You’ve probably heard people cite statistics that parents who suffer the death of a child are more likely to get divorced. In fact, the frequently cited statistic is that 75 percent of parents eventually divorce months after the loss of a child. However, that number was the guesswork of a book author who wrote on this subject in 1977. Studies since then paint a different picture.
The Compassionate Friends, the nation’s largest bereavement self-help organization for families who have experienced the death of a child, conducted a survey in 2006 that showed a 16 percent divorce rate among bereaved parents.
In another study, researchers at Montana-Billings State University administered a survey to parents who had suffered the loss of a child. The results? Nine percent of those surveyed divorced after the death of their son. And the remaining 24 percent of those surveyed had considered divorce, but actually hadn’t. So, in 33 percent of the couples who responded to the survey, the death of a child I had he emphasized marriage, but the divorce rate was nowhere near 75 percent.
A third study, published in 2010 in the Journal of Clinical Oncology, investigated whether there was a higher divorce rate in spouses whose children developed cancer. Cancer in a child was NOT associated with an overall increased risk of parental divorce. However, higher divorce rates were observed for couples in which the mothers had an education beyond the high school level. The risk was particularly high shortly after diagnosis, for couples with children 9 years of age or younger at the time of diagnosis and after the death of a child.
If you have experienced the anguish of the death of a child, know that your bond with your spouse has every chance of becoming even stronger. Still, in some cases, this tragedy may emphasize a relationship. To keep their marriage as healthy as possible, grieving parents should keep the following in mind.
Guilt is very toxic to any marriage because it involves accusing your partner of wrongdoing. For example, a husband holds his wife responsible for the death of their teenage son because she gave her son permission to stay up late and drive to the movies with friends. Upon returning from the movies, her son died in a car accident. In this scenario, guilt can erode the foundation of the marriage.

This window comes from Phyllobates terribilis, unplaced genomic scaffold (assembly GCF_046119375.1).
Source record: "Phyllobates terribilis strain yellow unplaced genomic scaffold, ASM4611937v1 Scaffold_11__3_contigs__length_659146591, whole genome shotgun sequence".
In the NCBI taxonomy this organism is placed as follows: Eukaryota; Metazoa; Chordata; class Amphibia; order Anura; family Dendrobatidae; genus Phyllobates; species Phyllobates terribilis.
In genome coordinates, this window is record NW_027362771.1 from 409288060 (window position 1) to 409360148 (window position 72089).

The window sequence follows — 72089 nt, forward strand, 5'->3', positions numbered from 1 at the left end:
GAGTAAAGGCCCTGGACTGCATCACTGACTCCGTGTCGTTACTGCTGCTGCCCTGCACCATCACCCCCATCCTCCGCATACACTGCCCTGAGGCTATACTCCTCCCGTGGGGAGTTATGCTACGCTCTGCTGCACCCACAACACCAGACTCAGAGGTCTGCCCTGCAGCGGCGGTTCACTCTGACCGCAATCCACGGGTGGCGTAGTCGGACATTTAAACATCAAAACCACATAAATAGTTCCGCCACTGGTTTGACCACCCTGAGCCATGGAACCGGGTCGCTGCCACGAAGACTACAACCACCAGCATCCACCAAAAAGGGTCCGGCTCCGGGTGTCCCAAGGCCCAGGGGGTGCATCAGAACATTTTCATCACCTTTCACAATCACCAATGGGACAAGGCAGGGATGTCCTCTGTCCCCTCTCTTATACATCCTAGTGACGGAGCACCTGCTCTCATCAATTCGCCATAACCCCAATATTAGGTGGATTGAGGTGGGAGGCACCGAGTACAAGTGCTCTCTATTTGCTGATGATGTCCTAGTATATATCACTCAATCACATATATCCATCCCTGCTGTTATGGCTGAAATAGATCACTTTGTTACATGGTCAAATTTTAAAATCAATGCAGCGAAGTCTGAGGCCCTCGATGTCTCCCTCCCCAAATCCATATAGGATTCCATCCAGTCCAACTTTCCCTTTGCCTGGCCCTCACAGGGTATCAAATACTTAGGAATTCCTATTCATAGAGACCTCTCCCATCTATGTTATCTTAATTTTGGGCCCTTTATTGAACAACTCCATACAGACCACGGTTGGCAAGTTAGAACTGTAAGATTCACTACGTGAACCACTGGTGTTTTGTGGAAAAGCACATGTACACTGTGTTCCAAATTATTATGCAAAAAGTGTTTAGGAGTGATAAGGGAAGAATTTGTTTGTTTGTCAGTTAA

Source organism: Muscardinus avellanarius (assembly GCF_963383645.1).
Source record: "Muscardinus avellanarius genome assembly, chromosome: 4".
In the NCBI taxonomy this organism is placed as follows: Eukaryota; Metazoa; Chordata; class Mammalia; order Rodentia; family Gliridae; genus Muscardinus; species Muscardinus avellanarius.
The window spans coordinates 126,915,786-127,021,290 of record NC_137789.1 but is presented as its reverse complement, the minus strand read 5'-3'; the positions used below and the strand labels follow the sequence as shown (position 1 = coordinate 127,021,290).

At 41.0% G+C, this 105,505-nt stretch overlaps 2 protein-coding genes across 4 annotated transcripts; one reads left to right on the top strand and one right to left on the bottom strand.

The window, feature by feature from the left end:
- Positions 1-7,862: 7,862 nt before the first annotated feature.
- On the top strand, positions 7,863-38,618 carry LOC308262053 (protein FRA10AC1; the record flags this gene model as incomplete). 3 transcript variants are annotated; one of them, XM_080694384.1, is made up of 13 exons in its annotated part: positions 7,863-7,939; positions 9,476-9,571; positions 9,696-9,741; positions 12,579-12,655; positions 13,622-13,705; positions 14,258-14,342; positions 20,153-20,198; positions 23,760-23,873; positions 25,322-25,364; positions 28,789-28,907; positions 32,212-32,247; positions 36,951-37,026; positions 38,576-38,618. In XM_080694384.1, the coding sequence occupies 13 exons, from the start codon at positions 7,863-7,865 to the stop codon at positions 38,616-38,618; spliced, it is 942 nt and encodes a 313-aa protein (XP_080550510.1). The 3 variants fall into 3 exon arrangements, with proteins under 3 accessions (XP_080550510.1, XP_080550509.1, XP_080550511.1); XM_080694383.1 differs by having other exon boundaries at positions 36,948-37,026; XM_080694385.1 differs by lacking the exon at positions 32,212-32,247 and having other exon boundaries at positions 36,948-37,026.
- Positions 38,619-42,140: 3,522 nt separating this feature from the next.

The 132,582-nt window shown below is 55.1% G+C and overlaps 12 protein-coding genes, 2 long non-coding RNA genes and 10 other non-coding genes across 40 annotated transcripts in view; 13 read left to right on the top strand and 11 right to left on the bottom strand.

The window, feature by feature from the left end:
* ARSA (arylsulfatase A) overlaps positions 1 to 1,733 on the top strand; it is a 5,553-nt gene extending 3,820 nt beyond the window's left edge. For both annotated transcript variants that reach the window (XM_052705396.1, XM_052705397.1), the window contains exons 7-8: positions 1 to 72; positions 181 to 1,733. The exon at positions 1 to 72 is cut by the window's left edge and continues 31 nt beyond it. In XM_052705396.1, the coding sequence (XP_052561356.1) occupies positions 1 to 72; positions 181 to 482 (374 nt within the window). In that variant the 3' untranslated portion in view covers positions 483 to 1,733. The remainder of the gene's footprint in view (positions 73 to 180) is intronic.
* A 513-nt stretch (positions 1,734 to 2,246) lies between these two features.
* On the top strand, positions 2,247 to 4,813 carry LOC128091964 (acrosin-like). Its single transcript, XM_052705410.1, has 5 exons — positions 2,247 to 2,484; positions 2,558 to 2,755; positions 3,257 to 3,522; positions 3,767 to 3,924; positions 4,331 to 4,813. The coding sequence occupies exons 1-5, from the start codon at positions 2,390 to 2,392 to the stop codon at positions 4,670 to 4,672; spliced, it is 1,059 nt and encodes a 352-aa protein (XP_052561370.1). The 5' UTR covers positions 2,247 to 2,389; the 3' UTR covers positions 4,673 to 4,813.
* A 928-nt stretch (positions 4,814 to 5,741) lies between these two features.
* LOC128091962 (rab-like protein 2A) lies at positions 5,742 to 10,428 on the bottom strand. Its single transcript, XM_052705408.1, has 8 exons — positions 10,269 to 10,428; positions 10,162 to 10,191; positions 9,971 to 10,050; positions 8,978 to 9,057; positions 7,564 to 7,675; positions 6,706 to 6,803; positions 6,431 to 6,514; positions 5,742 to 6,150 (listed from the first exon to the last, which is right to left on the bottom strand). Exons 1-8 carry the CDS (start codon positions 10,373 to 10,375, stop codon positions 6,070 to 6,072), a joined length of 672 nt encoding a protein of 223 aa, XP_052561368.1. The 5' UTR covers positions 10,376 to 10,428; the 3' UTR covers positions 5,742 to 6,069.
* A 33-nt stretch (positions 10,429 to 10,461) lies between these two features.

Sometimes grieving parents direct their guilt to an outside entity. Compare Meryl and George vs. Patricia and Joe. Meryl and George’s 11-year-old son Danny died of heart problems. Neither blamed the other for the death. However, Meryl, who is Jewish, and George, who is Lutheran, were angry with God. Before Danny’s death, Meryl agreed to raise Danny a Lutheran, and her little one attended church activities and often arrived before services so she could speak with the pastor. When Danny died, Meryl and George felt that God had unfairly punished them for raising their son well. However, the couple was able to let go of their anger against God. Three years after Danny’s death, George entered a church for the first time since the funeral. More than a decade later, George and Meryl’s marriage is still going strong.
For Patricia and Joe, who lost their son Jimmy in a car accident, it was a different story. At first, the accident brought them closer together, until Joe blamed God for the accident and their days were consumed with overwhelming anger that never abated. Patricia, on the other hand, turned to God after Jimmy’s death. They tried counseling, but Joe’s bitterness toward God and nearly everyone around him damaged their marriage and the couple divorced.
Resolve your guilt
The Montana State University researchers’ study mentioned above found that parents who have considered divorce after the death of a child are much more likely to express feelings of guilt and often or sometimes perceive that their spouses expressed their fault. Those who had not considered divorcing were more likely to rarely or never feel guilty and were much less likely to perceive that their spouse was expressing guilt. If you feel guilty in any way about your child’s death, counseling can be an effective way to help you resolve your feelings.
Realize that you both suffer differently
Our spouses often have interests and belief systems similar to ours. Grief may be the first time in our relationships when we notice a significant difference between the two of us. Women, for example, tend to be more open and talkative about their pain, while men tend to accumulate their emotions within themselves or try to hide their vulnerability by grieving when they are alone. Men can also express their pain as anger. For example, when George found out that Danny had died, he knocked on the bedroom door and punched a hole in the wood.
Allow each other to cry at your own pace
Many of you reading this have heard these words before: “Why don’t you move on? It’s been a year (or two years, or three, etc.).” When family says this, it can be quite frustrating. But when a spouse feels like it’s time for you to move on, it can be devastating. Everyone suffers at their own pace and we have to accept our partner’s schedule. George and Meryl learned this first hand.
About a year after Danny’s death, Meryl wanted to visit his grave every week. George wanted to visit us less often. At first, this hurt Meryl’s feelings. But George convinced her that leaving every other week was part of letting go. “It drives me a little crazy if it goes on long,” admits Meryl.